Taoyuan police this week raided several locations and busted an illegal business operated by Chinese selling bogus Apple Inc iPhones.
“We busted a criminal operation that involved groups in Taiwan and China working together. They sold pirated versions of iPhones and iPhone parts,” said Lin Chih-ming (林志明), captain of the Second Police Special Corps of National Police Agency.
Police found “ more than 3,000 fake handsets and related products with an estimated value of about NT$10 million [US$324,929],” Lin said.
Photo copied by Hsu Kuo-chen, Taipei Times
Police have arrested a Chinese man surnamed Li (李), 22, and several other Chinese, along with three Taiwanese women suspected of working with the group, Lin added.
Investigators suspect that the group’s operations were based in China’s Hubei Province, as the Chinese suspects are all from Hubei, police said.
During questioning they said that they had entered Taiwan under the pretense of undergoing cosmetic surgery, which grants them a 15-day stay, police said.
Photo: Hsu Kuo-chen, Taipei Times
“We believe that this is a seasoned criminal operation, with the group’s ringleaders in Hubei, running the fake iPhone business in Taiwan. The Chinese suspects applied for visas in successive groups on the pretext of undergoing cosmetic surgery, and were replaced with another group after 15 days, when their visas ran out,” Lin said.
Police confiscated 135 iPhones and 44 Samsung handsets at a shop run by the group, along with smartphone components, which Lin said were all found to be counterfeit products made in China.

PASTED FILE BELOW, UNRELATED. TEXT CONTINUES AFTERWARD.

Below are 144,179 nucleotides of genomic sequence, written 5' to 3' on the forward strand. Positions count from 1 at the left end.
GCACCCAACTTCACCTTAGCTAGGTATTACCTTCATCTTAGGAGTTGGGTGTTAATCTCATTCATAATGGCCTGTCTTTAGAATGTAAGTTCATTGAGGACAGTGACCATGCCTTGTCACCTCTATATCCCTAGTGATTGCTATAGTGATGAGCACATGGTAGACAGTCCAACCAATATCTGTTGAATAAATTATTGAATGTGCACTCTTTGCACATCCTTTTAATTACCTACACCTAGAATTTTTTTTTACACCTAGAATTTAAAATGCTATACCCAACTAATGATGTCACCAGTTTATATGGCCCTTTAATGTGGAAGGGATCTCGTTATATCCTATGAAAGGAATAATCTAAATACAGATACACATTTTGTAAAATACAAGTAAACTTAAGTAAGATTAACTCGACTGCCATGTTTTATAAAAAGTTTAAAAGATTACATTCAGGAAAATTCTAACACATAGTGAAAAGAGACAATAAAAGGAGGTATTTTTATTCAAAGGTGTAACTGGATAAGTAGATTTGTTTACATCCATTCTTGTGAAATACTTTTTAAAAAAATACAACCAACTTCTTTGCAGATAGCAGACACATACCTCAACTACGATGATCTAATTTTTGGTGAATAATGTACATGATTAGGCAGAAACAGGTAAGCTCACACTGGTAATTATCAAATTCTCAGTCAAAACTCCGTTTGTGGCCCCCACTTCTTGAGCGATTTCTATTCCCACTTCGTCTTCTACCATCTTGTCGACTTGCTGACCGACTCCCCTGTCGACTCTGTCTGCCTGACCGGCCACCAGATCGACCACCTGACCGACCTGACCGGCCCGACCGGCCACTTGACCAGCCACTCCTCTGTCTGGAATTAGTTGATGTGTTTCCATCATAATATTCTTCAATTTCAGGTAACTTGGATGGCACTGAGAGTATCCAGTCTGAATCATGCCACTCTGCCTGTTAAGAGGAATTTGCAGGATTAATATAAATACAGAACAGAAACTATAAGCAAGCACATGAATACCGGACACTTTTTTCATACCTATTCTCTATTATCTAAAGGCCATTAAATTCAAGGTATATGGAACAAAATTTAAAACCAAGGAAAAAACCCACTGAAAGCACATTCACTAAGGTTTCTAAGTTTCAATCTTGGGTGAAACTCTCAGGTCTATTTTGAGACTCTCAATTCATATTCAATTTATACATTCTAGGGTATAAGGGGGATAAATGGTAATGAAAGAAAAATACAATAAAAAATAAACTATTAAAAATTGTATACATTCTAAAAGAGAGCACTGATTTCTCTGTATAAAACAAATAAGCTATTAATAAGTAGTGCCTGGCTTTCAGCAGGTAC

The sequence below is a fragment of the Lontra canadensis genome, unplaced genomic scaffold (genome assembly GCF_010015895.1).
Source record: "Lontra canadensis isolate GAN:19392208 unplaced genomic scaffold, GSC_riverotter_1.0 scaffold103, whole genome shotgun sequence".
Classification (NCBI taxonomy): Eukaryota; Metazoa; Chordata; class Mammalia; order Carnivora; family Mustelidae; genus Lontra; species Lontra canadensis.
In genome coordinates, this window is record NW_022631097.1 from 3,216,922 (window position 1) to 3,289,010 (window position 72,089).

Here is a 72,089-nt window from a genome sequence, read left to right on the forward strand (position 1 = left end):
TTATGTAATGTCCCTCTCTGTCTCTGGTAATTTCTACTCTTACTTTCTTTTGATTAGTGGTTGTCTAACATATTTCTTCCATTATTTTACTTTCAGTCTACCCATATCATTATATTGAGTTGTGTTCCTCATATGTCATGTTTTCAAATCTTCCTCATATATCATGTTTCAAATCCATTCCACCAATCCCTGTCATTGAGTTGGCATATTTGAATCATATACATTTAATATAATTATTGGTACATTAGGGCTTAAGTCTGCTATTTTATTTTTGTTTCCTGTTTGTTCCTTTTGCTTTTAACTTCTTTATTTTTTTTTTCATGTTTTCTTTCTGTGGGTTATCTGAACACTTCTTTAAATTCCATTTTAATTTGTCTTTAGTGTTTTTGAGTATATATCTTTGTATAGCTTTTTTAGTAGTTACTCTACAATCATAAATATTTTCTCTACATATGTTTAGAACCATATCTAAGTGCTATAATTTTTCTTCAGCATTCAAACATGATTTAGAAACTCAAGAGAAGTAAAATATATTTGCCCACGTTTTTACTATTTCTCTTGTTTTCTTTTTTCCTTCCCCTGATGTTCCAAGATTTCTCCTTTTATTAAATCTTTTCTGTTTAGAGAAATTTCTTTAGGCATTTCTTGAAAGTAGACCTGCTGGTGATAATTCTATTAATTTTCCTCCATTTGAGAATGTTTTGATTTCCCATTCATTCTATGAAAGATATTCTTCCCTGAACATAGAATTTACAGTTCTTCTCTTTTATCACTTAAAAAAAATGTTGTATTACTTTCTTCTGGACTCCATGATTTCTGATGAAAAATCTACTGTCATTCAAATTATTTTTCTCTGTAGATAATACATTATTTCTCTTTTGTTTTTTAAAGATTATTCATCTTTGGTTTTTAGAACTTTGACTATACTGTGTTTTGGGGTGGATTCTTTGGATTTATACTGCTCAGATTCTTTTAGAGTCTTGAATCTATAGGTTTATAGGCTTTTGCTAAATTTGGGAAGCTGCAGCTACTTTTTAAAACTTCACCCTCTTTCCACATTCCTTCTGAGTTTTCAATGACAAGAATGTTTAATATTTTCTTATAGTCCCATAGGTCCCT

Meanwhile, police officers raiding a warehouse found a total of 3,847 assorted items, including iPhone and Samsung handsets, power adapters, earphones and other accessories, which were all found to be pirated products, Lin said.
The Chinese suspects also ran online ads to sell the fake devices and parts on auction platforms popular among Taiwanese, police said.
A accounting ledger seized by police showed that the group has made an average of about NT$2 million per month since May last year.
The group advertised the fake handsets as second-hand smartphones in good condition, demonstration kits or devices left over from special promotions, and priced them at about 10 percent off the market price, or a discount of about NT$2,000 to NT$5,000 per handset, Lin said.
Police said they have questioned all the suspects, adding that the three Taiwanese said they were hired to sell the devices and denied knowledge of the products’ origins.
The investigation is ongoing, police added.
Prosecutors said that they intend to charge the ring members with contravening the Trademark Act (商標法).
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